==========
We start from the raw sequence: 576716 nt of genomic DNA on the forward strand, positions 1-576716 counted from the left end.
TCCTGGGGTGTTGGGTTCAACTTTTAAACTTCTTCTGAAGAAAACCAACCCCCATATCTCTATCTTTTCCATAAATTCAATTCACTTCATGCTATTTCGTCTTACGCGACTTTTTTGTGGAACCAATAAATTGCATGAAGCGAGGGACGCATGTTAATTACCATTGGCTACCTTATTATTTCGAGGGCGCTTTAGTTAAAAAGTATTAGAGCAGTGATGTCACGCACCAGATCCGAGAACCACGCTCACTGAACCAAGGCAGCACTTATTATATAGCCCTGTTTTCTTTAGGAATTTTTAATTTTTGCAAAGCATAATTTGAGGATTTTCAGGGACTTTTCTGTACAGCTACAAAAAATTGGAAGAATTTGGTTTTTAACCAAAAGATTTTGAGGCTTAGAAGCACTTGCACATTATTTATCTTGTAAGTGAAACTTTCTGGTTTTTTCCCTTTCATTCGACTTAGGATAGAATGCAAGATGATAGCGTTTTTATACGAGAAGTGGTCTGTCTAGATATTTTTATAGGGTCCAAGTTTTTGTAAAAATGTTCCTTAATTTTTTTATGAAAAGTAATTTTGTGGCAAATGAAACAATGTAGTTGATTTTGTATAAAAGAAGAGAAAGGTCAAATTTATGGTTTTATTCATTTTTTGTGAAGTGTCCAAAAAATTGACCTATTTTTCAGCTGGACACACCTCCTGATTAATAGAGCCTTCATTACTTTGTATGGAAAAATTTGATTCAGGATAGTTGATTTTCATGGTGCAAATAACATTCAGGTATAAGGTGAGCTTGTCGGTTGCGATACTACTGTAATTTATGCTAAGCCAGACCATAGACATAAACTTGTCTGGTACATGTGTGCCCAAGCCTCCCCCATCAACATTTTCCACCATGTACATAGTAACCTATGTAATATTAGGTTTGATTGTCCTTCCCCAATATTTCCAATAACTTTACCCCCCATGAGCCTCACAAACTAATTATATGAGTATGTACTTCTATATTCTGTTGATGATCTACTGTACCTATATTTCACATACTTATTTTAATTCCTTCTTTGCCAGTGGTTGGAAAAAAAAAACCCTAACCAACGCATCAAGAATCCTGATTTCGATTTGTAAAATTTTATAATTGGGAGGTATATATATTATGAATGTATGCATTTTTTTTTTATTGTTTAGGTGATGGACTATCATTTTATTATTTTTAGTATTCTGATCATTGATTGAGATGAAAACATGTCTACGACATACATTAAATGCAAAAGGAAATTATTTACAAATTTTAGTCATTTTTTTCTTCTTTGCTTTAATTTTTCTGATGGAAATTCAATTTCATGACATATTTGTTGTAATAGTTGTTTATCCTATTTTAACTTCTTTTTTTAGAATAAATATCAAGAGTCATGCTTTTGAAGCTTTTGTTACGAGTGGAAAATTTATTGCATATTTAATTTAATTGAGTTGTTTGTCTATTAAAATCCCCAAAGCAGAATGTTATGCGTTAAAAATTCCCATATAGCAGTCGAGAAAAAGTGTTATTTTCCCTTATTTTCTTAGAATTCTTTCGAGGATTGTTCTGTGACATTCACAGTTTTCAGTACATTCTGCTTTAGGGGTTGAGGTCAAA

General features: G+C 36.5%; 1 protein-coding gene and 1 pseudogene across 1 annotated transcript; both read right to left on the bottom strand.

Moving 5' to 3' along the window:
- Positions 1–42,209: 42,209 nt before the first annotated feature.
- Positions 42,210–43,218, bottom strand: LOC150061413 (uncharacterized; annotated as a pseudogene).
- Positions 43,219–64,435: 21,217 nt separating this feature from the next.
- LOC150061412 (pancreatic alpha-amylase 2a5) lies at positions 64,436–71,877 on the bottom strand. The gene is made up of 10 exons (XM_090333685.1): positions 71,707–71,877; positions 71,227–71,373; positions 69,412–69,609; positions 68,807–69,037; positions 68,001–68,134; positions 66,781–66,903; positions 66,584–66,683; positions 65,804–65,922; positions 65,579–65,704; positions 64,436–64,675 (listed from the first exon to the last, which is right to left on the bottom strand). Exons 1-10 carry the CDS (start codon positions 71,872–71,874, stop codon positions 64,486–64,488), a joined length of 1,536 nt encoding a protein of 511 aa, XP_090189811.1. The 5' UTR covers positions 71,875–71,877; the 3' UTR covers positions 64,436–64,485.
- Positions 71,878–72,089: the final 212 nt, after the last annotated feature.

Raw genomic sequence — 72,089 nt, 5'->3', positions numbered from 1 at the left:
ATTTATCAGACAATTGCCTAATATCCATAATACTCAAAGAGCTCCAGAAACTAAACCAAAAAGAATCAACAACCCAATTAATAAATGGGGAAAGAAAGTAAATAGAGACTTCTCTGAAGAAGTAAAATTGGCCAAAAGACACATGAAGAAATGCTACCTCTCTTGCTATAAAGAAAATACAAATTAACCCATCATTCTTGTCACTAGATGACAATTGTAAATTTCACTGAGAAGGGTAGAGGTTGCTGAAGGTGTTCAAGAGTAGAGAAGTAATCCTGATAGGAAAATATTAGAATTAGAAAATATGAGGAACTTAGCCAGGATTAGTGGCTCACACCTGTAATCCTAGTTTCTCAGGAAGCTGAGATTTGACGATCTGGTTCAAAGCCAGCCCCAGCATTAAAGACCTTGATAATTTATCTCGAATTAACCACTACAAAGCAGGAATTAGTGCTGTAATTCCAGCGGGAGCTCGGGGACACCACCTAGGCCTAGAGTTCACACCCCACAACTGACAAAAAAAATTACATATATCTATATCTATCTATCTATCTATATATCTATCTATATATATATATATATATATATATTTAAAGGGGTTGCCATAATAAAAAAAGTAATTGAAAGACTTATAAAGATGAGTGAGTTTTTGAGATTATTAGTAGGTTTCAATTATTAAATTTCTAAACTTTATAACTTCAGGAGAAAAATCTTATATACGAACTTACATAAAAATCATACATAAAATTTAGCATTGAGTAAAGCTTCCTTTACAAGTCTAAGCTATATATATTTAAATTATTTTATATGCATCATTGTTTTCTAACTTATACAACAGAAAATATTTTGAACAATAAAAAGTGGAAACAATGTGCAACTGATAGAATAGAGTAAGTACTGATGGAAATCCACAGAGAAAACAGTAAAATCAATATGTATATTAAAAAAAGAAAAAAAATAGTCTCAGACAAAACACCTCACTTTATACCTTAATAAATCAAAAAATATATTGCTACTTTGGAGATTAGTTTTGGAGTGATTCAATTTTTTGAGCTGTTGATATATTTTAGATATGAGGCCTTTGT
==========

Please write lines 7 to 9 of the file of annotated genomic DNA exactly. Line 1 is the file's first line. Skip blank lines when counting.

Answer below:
- Positions 43,219–64,435: 21,217 nt separating this feature from the next.
- LOC150061412 (pancreatic alpha-amylase 2a5) lies at positions 64,436–71,877 on the bottom strand. The gene is made up of 10 exons (XM_090333685.1): positions 71,707–71,877; positions 71,227–71,373; positions 69,412–69,609; positions 68,807–69,037; positions 68,001–68,134; positions 66,781–66,903; positions 66,584–66,683; positions 65,804–65,922; positions 65,579–65,704; positions 64,436–64,675 (listed from the first exon to the last, which is right to left on the bottom strand). Exons 1-10 carry the CDS (start codon positions 71,872–71,874, stop codon positions 64,486–64,488), a joined length of 1,536 nt encoding a protein of 511 aa, XP_090189811.1. The 5' UTR covers positions 71,875–71,877; the 3' UTR covers positions 64,436–64,485.
- Positions 71,878–72,089: the final 212 nt, after the last annotated feature.